Black South Africans are set to get a piece of high global oil prices with the announcement of petrochemical giant Sasol’s long-anticipated black economic empowerment (BEE) deal – the biggest in the country’s history. With 63.1-million shares worth R25.9-billion (US$3.2-billion) to be sold to investors and the company’s black staff, the deal will make up 10% of Sasol’s issued share capital, or 19.7% of its South African operation.
First mooted in 2007 and announced on 25 March this year, the discounted BEE share offer is expected to be formally adopted at a shareholders meeting on 16 May.
“Sasol is truly committed to South Africa’s transformation and wants to make broad-based economic empowerment a reality,” said Sasol chief executive Pat Davies. “We will make a difference by creating significant economic opportunity for more than 1-million potential beneficiaries ranging from individuals to rural women’s groups who can invest in Sasol.”
Established in the 1950s, Sasol is one of South Africa’s technology success stories, the first in the world to produce diesel and petrol from coal, an abundant resource in South Africa. Now a multinational group of companies, it has since gone on to develop gas-to-liquid technology, and expanded its end products to include plastics, fertilisers and explosives. Its chemical portfolios include polymers and solvents, and their intermediates, waxes, phenolics and nitrogenous products.
Sasol’s BEE deal – named Inzalo, a Zulu word signifying new life and new beginning – will give black South Africans either indirect or direct ownership, or both, of the company’s issued share capital, with full economic and voting rights. The breakdown of the 10% share is 4% to black Sasol employees, 3% to black South African investors, 1.5% to a Sasol Foundation initiative, and 1.5% to selected empowerment participants.
The Broad-Based Black Economic Empowerment Act of 2004 rates companies’ BEE level in four areas: black ownership and control; black management; human resource development and employment equity; and indirect empowerment – preferential procurement from empowered suppliers, enterprise development, and corporate social investment.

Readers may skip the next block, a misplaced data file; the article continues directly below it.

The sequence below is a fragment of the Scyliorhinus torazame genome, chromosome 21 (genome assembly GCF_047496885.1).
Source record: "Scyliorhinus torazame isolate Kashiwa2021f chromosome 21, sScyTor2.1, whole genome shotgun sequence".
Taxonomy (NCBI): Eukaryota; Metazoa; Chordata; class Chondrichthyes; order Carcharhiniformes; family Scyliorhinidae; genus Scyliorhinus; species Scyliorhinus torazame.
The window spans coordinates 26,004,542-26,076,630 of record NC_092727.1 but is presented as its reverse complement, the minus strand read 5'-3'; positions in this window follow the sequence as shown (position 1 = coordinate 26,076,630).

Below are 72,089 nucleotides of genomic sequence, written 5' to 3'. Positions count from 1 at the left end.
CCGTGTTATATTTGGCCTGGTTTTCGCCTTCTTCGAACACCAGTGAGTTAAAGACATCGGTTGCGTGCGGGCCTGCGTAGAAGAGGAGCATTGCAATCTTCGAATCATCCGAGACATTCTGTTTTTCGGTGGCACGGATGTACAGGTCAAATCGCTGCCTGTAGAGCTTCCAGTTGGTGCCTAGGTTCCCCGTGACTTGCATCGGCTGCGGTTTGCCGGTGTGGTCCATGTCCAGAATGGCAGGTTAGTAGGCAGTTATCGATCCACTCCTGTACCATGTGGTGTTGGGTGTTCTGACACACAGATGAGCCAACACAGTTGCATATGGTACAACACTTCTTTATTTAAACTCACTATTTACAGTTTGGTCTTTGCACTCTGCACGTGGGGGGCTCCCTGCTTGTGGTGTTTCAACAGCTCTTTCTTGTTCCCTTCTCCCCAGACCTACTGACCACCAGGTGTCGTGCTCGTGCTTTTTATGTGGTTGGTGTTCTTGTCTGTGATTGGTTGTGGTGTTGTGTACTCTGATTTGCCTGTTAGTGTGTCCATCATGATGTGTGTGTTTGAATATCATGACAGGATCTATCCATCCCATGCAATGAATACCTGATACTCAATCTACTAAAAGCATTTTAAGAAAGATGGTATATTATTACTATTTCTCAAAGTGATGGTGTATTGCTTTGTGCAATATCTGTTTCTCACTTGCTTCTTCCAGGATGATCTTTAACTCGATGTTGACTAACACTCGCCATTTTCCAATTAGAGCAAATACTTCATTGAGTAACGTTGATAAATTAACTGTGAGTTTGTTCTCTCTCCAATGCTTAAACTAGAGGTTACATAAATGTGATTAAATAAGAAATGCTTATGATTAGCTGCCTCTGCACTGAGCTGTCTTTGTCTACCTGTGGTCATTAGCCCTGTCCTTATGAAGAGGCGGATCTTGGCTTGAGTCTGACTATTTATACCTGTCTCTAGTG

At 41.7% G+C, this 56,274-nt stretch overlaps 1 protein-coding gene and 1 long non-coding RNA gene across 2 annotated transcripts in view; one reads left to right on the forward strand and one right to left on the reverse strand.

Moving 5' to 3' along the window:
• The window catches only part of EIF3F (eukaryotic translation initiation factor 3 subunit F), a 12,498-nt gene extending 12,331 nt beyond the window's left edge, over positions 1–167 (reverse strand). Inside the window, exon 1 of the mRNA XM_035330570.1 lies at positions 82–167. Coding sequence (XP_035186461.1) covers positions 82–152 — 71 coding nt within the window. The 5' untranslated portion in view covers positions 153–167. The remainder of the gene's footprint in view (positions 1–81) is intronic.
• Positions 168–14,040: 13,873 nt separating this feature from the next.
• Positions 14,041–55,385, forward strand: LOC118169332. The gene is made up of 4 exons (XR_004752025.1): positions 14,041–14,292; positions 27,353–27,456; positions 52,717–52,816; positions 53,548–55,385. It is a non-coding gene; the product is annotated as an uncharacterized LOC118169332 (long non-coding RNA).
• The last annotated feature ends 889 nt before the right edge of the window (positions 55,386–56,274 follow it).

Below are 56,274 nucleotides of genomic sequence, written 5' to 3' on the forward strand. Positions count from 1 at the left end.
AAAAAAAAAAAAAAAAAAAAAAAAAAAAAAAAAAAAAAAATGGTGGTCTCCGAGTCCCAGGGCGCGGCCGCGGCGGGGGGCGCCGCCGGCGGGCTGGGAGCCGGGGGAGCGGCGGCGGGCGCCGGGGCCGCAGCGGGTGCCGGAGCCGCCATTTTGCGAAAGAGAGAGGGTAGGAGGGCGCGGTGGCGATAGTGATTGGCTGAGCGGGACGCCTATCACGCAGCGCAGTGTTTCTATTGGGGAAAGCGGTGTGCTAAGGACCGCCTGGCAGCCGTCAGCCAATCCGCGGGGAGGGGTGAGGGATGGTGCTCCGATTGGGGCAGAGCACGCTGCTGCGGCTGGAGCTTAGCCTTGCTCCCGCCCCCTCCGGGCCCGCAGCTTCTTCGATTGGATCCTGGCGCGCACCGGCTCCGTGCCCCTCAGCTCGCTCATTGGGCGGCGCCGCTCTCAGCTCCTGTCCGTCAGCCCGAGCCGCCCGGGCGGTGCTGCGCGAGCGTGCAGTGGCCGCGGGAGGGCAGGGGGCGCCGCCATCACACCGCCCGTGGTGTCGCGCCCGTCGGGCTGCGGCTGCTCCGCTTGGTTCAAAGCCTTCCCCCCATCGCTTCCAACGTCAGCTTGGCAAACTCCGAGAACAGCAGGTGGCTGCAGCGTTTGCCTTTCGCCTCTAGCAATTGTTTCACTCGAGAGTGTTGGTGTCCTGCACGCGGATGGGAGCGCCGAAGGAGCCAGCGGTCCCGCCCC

Black empowerment is widely accepted in South Africa as a pragmatic policy to fix the economic damage of apartheid, by bringing the black majority into the mainstream economy. From 1948 the apartheid government, by force and law, purposefully excluded African, Indian and coloured people – collectively known as “black people” – from any meaningful participation in the economy. The resulting economic distortions sent gross domestic product (GDP) growth falling to around zero in the 1970s, rising to an average and sluggish 3.4% in the 1980s.
Since the end of apartheid in 1994, macroeconomic reform and other policies, including BEE, have seen South Africa’s GDP growth rate – with some hiccups – steadily increase. GDP rose by 2.7% in 2001, 3.7% in 2002, 3.1% in 2003, 4.9% in 2004, 5% in 2005, 5.4% in 2006 and 5.1% in 2007.
Funding the deal
The flurry of initial BEE deals in the late 1990s exposed two gaps in the existing policy: it tended to only benefit the already wealthy black elite, and financing the ownership component tended to be tricky.
Sasol’s Inzalo is part of a new breed of broad-based BEE deal that closes both gaps: the company is to issue shares worth R350 000 ($43 320) to each of its 14 500 black staff, funding the issue in its entirety. Black managers will get shares worth R1-million ($132 700) to R2-million ($247 700), depending on their seniority. Significantly, the deal doesn’t include any of South Africa’s big black business personalities.
The staff offering is also geared to retaining skilled black managers and technicians.
“We want to encourage investors to stay in for the full 10 years,” said Christine Ramon, Sasol’s chief financial officer. “Sasol is a long-term investment, with great growth opportunities.”
Sasol’s public share offer aims to attract between 100 000 and 200 000 new black investors. Making up 3% of the deal, it has been designed to meet the needs of a range of South African shareholders, from individuals, companies, partnerships and trusts, to informal groups such as stokvels – widespread community-based money-saving schemes – as well as church groups and families.
The investor shares will be offered at an 11% discount, down to R366 from the R410 closing price of 18 March.
The Sasol Inzalo Foundation will focus on developing critical skills in maths, science and technology.
“This Foundation is an extension of Sasol’s long-standing tradition of giving back to the community through, among others, artisan training programmes, bursaries, cooperation agreements with tertiary institutions and other sponsorships,” said Sasol executive director Nolitha Fakude.